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Study Finds Denver’s Marijuana Businesses Need To Diversify

Racial disparity among marijuana business owners and employees are in need of change, policymakers say.

A 2017 Marijuana Business Daily poll reported that less than 10% of nationwide cannabis businesses were founded by Hispanic or African American owners. Sadly, a study commissioned by Denver policymakers found the cannabis industry still needs more diversity initiatives and inclusion in one of marijuana’s epicenters.

About 75% of licensed Denver marijuana business owners are white, the study finds, and 68% of employees are white as well. Though Hispanic or Latino populations make up about 30% of the population in Denver county, only 12% of marijuana business owners and employees are Hispanic or Latino.

Black and African American residents account for less than 6% of ownership and employee bases in Denver’s cannabis scene. According to 2019 U.S. Census Bureau statistics, around 10% of Denver county is black or African American.

“This study sadly confirmed what was widely suspected,” executive director of Denver’s Excise and Licensing division Ashley Kilroy said in a statement. “Just like what has been seen across the state and in other legalized markets across the U.S., Denver does not have a diverse marijuana industry.”

RELATED: The Role Marijuana Legalization Can Play In Fighting Racial Injustice

Denver commissioned the study before widespread protests against police brutality and systemic racism spurred a reckoning with various American industries. City policymakers hoped the study would highlight opportunities to address social justice and social equality initiatives, according to the Denver Post.

More than 80% of Denver Teens Don't Smoke Marijuana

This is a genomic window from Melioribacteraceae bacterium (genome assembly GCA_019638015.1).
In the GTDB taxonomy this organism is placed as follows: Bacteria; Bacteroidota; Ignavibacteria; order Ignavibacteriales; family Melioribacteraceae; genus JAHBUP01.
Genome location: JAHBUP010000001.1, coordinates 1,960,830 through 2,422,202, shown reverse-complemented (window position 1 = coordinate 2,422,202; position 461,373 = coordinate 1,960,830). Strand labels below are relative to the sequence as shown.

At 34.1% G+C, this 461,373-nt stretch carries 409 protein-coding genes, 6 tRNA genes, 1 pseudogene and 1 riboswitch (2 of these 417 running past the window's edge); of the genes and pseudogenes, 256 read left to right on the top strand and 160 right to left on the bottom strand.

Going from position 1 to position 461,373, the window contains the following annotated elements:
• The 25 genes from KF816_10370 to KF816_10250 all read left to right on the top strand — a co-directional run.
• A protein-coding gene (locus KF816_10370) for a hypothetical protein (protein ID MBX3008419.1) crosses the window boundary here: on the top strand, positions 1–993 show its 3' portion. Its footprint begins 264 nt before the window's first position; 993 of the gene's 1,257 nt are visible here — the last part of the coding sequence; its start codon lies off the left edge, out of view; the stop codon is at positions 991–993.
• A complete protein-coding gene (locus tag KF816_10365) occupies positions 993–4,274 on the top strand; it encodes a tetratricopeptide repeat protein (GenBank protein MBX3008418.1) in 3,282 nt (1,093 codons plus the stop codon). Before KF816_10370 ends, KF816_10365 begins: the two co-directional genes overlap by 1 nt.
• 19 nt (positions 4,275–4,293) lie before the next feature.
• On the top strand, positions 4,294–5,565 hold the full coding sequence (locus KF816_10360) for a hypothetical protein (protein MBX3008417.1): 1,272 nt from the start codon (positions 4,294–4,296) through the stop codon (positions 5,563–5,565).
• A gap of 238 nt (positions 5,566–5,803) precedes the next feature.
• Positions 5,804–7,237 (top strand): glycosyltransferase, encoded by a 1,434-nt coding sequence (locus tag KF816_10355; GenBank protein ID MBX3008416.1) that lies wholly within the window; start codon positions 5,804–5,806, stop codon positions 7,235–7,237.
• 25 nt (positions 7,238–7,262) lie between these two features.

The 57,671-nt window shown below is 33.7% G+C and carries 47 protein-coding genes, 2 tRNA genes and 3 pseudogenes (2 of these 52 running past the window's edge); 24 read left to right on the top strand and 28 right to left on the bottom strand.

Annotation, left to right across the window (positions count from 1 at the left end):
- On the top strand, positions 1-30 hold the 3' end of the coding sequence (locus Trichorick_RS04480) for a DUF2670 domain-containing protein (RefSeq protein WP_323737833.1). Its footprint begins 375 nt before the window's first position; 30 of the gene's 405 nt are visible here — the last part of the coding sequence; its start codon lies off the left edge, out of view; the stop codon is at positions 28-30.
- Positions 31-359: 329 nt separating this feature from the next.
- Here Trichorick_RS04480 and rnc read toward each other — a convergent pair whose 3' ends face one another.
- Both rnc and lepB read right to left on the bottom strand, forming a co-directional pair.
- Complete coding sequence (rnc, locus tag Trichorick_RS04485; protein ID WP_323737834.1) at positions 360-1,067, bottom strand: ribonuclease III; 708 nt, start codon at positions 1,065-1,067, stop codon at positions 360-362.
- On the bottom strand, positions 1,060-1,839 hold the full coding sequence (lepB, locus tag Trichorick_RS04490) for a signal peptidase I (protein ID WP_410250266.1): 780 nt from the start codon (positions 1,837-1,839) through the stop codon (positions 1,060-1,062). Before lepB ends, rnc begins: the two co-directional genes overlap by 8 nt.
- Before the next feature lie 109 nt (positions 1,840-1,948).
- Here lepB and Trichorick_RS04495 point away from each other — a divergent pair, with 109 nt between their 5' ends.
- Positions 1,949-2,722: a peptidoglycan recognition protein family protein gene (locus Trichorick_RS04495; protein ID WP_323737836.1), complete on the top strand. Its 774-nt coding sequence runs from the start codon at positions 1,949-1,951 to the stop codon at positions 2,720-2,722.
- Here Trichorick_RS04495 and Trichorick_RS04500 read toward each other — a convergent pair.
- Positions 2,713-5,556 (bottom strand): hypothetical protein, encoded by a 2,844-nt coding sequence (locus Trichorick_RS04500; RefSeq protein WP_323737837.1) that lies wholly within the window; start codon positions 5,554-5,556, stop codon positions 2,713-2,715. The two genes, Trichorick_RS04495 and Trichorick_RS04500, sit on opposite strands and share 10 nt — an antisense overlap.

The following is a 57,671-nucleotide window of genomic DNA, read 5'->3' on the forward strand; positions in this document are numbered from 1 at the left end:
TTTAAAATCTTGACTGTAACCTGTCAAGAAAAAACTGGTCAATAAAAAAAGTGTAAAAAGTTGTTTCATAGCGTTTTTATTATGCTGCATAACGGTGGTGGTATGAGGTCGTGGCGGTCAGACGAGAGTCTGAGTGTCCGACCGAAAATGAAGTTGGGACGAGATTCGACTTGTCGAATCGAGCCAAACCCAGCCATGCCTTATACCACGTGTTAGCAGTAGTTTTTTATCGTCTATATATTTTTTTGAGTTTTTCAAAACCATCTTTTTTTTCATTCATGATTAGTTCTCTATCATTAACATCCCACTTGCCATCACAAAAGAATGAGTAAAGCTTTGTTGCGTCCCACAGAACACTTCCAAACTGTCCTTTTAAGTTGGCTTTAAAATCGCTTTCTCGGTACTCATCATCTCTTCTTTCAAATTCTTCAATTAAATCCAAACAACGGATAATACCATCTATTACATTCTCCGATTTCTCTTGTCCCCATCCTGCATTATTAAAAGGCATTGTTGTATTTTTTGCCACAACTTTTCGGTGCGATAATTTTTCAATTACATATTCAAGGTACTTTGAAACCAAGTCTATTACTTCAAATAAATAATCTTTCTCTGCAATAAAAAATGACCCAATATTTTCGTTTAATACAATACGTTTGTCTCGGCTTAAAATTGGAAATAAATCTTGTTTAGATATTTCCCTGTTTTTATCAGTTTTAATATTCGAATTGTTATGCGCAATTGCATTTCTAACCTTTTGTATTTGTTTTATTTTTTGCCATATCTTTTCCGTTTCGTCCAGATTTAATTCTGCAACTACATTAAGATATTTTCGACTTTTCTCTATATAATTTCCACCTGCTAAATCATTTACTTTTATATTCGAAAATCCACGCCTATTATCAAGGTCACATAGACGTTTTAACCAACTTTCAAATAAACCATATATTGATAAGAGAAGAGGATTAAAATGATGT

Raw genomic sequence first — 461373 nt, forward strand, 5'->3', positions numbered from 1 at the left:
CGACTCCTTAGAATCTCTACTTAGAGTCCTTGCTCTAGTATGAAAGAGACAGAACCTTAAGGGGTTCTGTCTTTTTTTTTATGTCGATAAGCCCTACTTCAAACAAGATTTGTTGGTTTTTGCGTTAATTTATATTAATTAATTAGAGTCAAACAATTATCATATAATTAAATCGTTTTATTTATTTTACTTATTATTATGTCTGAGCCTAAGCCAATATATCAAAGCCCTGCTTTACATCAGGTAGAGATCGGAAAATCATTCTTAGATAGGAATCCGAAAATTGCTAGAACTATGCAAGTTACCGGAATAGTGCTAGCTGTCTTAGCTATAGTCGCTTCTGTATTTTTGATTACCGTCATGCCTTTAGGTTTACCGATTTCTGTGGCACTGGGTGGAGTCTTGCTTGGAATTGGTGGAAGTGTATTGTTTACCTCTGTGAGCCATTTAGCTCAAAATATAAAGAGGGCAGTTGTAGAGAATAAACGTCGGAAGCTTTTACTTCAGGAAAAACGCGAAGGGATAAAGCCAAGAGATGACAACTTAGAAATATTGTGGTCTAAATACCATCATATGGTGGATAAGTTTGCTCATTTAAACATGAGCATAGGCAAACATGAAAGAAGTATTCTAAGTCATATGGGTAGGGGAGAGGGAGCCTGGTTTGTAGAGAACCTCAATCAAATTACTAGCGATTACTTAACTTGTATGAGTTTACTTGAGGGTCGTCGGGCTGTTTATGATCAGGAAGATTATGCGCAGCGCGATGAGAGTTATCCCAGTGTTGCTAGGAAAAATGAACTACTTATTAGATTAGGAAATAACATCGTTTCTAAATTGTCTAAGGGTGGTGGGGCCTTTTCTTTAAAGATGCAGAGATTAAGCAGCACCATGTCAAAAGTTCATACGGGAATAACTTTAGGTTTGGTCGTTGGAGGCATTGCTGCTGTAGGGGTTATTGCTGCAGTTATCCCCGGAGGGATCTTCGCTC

Photo by Eric Donzella via Unsplash

Researchers gathered data used through an online survey that tapped a wide swath of cannabis industry stakeholders, including dispensary owners, budtenders, social justice advocates, growers, the general public, and more. Over 50% of those survey labeled ownership opportunities as “poor,” but employment opportunities as “good.” Money represented a barrier to entry in both cases, however; almost 77% of respondents said access to capital was the biggest hurdle to ownership while just over 70% cited low wages for entry-level jobs as a barrier to working within the industry.

RELATED: Dispensary Job Market Still Strong Despite Lockdowns

Data from the American Civil Liberties Union (ACLU) shows racial disparities in marijuana arrests persist. Though Colorado has the lowest racial disparity in the nation, black residents are still 1.5 times more likely to get arrested for marijuana possession than white people. Lack of opportunity in the legal industry could fuel those numbers, according to experts.

“The emerging legal marijuana industry is overwhelmingly white-owned and white-dominated, and provides good access to white customers,” Stanford psychologist Keith Humphreys told the Post. “So one possibility is that that leaves the illegal market disproportionately composed of people of color, both the buyers and the sellers.”


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